Market pundits are fond of fairy tales, and perhaps none more so than the story of Goldilocks and the Three Bears. Goldilocks, of course, finds Papa Bear’s porridge too hot and Mama Bear’s too cold, before settling on Baby Bear’s as juuuuust right. As for porridge, so for the economy. We don’t want it running too hot (too much inflation) or too cold (recession). The Goldilocks Economy so beloved of financial news anchors is in that happy medium of growth that is moderate, but still positive. In another metaphor overused by the chattering class, it is the soft landing pulled off by the Fed as it tries to thread the needle of a monetary tightening without driving the economy into the ground.
Approaching the Runway
The Fed has not yet stuck the landing, but the numbers are looking pretty good as the plane approaches. This week saw an upward revision of third quarter GDP real growth to 5.2 percent, while the latest inflation data in the form of the PCE report validated the continuing downward trend in consumer prices seen in the most recent Consumer Price Index release a couple weeks ago. Meanwhile the labor market is still growing, with a more moderate pace of monthly nonfarm payroll growth, and consumer confidence levels are reasonably stable from month to month. All this would seem to be about as Goldilocks as it gets.
Investors have taken notice. The S&P 500 closed out November with a gain of nearly nine percent, its best monthly performance since summer of 2022. The Nasdaq Composite did even better, coming in at 10.7 percent for the month on the back of yet another rally in the Magnificent Seven and its posse of tech / growth stock darlings. The Fed eased up on its hawkish-leading commentary from earlier in the fall, producing another outsize run-up in bond prices as yields plummeted. This sets the stage for (wait for it) yet another metaphor that Wall Street will never get tired of: a Santa Claus rally in December. Though maybe not starting today, if S&P futures are any indication of how the first day of the new month will play out (always subject to change throughout the day).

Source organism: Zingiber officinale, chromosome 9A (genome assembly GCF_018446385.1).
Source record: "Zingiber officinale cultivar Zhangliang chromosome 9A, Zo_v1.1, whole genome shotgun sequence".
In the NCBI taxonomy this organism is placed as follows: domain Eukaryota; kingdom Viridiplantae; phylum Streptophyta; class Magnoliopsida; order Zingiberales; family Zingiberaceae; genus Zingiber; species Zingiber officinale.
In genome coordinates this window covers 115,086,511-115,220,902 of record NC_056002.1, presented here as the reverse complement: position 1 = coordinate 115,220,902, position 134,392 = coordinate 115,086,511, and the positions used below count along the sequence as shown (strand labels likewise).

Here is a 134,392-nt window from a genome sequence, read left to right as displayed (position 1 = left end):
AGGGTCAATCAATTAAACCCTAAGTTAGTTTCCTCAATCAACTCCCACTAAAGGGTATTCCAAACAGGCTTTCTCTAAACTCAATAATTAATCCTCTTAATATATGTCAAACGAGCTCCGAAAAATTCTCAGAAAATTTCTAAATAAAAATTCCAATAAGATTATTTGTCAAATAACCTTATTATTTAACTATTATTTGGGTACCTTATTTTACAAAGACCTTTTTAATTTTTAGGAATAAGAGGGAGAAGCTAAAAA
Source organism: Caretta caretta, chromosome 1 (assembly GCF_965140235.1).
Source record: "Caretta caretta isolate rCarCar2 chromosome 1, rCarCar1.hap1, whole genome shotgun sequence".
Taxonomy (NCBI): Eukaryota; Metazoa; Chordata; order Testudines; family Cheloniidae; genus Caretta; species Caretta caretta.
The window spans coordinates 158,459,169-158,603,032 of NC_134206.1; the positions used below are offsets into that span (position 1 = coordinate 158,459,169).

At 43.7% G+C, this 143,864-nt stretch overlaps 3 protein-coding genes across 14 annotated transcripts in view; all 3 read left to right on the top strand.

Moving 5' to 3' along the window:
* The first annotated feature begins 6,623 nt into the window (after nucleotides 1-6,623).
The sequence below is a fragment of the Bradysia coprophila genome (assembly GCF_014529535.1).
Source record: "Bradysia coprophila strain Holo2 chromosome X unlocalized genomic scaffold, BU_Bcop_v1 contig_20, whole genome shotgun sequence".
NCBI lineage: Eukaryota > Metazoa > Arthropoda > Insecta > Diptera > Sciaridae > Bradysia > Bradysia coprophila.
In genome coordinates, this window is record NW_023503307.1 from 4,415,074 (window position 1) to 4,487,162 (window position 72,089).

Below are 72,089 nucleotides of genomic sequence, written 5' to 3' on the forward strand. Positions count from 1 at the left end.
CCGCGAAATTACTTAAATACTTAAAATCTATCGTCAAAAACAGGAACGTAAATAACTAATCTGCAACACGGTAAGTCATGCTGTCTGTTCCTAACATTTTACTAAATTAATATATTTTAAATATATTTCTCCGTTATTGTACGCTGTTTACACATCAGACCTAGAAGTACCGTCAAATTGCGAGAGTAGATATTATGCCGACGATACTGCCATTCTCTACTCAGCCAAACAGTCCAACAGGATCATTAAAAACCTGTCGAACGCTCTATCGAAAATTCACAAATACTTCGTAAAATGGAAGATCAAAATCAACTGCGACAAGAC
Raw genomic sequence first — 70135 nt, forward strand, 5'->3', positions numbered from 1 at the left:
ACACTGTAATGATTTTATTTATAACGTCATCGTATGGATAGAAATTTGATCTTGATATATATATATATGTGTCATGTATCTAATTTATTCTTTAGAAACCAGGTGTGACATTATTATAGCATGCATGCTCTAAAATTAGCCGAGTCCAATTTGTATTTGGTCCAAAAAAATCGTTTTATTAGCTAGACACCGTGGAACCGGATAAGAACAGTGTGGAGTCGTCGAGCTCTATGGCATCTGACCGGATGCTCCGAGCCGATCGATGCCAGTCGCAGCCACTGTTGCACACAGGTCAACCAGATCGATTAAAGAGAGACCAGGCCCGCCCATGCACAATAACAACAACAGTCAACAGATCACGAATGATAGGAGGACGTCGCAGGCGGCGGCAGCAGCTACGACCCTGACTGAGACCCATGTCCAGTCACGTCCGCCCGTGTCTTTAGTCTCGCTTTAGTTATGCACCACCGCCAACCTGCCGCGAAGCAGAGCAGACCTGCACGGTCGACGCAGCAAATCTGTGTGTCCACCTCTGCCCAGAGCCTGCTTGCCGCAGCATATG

We think overall conditions seem fairy supportive for a positive end to the year. As always, though, there are plenty of ways for things to turn pear shaped. Let’s start with the bond market, which is never too far away center stage in our analysis. The pattern of volatility that has been a constant theme of this year is still with us. In the most recent rally, the 10-year Treasury yield fell from five percent on October 19 to 4.27 percent earlier this week, a percentage change of 17 percent. This is the third big rally for bonds this year, following the misplaced enthusiasm about inflation at the beginning of the year and then the mini-crisis in the banking sector in March. It’s worth noting that on both previous occasions yields snapped back after the initial exuberance. Bond traders are once again pricing in rate cuts that the Fed insists are not up for discussion any time soon, so the happy vibes of the moment could face a reality check.
Then there is the persisting fact of the narrowness of gains in the equity market this year, dominated (as we discussed in some detail last week) by the small number of names able to tap into the general enthusiasm for artificial intelligence. That theme will get more scrutiny next year, leaving an open question as to where the big growth drivers will come from.
As for the economy, it mostly comes down to the US consumer. Strength in consumer spending has been the most important factor keeping the economy performing ahead of expectations this year, even in the face of all those interest rate hikes making credit more expensive. Will that strength carry into next year? Assuming that inflation continues its downward trend and the Fed really is done with its tightening, one could make a fairly good argument for yes. But it’s not a given. Nothing lasts forever, not even the prodigious might of the world’s consumer of last resort.